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It All Falls Down

A plummeting cougar population alters the ecosystem at Zion National Park

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Growing crowds at Utah's Zion National Park have led to the displacement of cougars, the area's top predator, resulting in a devastating series of changes to the region's biodiversity, environmental scientists report.

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Compared with a nearby habitat in which cougars still thrive, Zion has fewer cottonwood trees, butterflies, amphibians and wetland plants, and much more deer, according to a paper that appears in the December Biological Conservation.

"The effects have been quite strong and rippled through this ecosystem," says Robert L. Beschta of Oregon State University, who coauthored the study.

Zion's dwindling cougar population traces its roots to the late 1920s, when park management made efforts to increase visitation. By 1934, tourism had risen considerably, attracting some 70,000 visitors a year—about eight times what it had been only a decade earlier. Today the park receives about three million annual visitors.

To measure the impact of the shrinking cougar population, Beschta and William J. Ripple, also of Oregon State, collected census data on Zion's deer populations dating back to the 1930s. They also studied tree rings to estimate the age and abundance of cottonwoods, a favorite food of young deer, and surveyed nearby river banks to gauge the number of butterflies, frogs, lizards and certain plants.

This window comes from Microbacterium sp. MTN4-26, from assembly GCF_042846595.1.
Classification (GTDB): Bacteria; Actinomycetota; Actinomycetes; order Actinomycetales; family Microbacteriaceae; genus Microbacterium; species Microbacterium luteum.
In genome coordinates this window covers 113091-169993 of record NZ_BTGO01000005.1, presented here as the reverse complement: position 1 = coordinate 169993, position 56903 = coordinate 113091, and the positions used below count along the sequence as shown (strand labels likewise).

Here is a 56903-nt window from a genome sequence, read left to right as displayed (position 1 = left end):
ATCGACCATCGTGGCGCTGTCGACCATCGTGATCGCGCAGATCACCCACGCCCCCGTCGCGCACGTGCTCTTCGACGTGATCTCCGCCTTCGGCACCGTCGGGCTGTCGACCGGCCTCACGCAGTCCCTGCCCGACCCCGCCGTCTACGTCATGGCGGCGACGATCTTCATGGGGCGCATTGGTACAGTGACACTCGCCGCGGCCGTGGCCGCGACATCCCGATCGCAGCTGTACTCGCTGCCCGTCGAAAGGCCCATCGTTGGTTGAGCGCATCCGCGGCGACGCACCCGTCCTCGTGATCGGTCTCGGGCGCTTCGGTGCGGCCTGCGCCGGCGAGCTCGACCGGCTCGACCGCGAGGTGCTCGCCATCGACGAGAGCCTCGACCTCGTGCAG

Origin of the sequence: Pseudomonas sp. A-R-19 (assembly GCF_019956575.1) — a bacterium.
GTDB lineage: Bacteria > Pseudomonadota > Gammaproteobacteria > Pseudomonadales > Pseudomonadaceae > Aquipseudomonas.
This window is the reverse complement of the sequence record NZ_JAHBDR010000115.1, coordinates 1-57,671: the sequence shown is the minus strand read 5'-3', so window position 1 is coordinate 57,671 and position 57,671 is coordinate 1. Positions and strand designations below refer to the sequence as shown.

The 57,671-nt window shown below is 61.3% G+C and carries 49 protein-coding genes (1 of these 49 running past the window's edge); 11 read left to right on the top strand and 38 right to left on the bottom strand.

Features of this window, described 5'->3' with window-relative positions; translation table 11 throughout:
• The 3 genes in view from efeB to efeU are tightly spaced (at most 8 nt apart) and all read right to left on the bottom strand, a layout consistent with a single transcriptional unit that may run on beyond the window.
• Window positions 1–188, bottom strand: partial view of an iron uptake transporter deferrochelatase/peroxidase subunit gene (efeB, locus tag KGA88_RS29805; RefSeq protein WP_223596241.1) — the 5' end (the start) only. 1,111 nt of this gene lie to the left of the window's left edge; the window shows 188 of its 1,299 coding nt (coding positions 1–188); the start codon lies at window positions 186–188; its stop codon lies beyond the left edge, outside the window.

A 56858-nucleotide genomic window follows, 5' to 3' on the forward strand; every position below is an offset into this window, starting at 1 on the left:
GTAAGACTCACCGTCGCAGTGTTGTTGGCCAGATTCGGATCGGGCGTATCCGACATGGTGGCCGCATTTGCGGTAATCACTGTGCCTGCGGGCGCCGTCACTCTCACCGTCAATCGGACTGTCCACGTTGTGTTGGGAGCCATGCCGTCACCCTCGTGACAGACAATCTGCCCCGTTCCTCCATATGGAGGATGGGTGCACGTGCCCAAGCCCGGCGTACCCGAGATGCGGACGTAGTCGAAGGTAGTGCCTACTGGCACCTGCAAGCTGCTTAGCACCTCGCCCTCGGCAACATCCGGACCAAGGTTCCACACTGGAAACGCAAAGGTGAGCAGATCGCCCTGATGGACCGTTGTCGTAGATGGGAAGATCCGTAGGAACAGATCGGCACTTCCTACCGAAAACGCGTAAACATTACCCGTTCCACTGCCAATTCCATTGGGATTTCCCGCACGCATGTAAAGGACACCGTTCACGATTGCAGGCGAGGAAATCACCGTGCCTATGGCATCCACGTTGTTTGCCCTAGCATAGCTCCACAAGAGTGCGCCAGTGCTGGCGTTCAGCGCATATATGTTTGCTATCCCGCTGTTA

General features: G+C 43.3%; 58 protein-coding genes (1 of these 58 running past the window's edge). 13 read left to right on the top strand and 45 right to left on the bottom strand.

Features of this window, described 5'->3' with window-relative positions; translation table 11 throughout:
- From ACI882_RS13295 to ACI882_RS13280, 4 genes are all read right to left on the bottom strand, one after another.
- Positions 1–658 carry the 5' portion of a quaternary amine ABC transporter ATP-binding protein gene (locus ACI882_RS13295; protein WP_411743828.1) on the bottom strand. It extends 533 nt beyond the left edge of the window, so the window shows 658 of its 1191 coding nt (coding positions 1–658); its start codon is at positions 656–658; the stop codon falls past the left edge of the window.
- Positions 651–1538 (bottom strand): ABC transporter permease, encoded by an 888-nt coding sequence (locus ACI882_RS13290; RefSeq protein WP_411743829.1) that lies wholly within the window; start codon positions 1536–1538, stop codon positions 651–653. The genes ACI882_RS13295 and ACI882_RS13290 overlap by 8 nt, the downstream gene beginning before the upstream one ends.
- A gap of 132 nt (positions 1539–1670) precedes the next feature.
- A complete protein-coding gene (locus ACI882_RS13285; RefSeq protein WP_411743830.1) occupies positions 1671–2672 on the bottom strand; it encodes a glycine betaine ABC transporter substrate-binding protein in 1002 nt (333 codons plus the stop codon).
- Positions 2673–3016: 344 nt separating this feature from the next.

The researchers compared their figures with similar populations from an area next to Zion called North Creek, which has a stable cougar population. They found more deer, fewer young cottonwood trees and less riverbank life in Zion—a difference they attribute to the absence of cougars in the park.

"These major predators are a key component of maintaining biodiversity," Beschta says. "Most people look [around Zion] today and think it's natural, but it's not."

The evidence from Zion suggests a system of trophic cascading, in which a reduced population of top predators has a trickle-down affect on the plants and animals below them in the food chain.

In Zion's case, tourists caused the shy cougar, also called the mountain lion, to flee the area. Deer, which are the cougar's main prey, increased in abundance, leading to a spike in the consumption of young cottonwood trees. These changes contributed to the erosion of riverbanks and a decline in wetland species.

Though trophic cascades have been well-documented in marine life, environmental scientists have debated their presence on land, says biologist Robert T. Paine of the University of Washington, who was not part of the study. Some cascade doubters believe that competition for food regulates deer populations in the absence of a top predator.

"This is a terrific contribution to a growing body of evidence that [cascades] occur in major terrestrial systems," says Paine, who coined the term "trophic cascade" in 1980. Recent studies of shrinking numbers of wolves in Yellowstone National Park have shown similar effects on plant-life.

Restoring at least part of the cougar population could, over time, rebalance Zion's ecosystem. One way to boost the number of predators might be to limit vehicle access to the park, speculates Ripple. When the park implemented a bus system that reduced car traffic in 2000, he says, cougar sightings increased.

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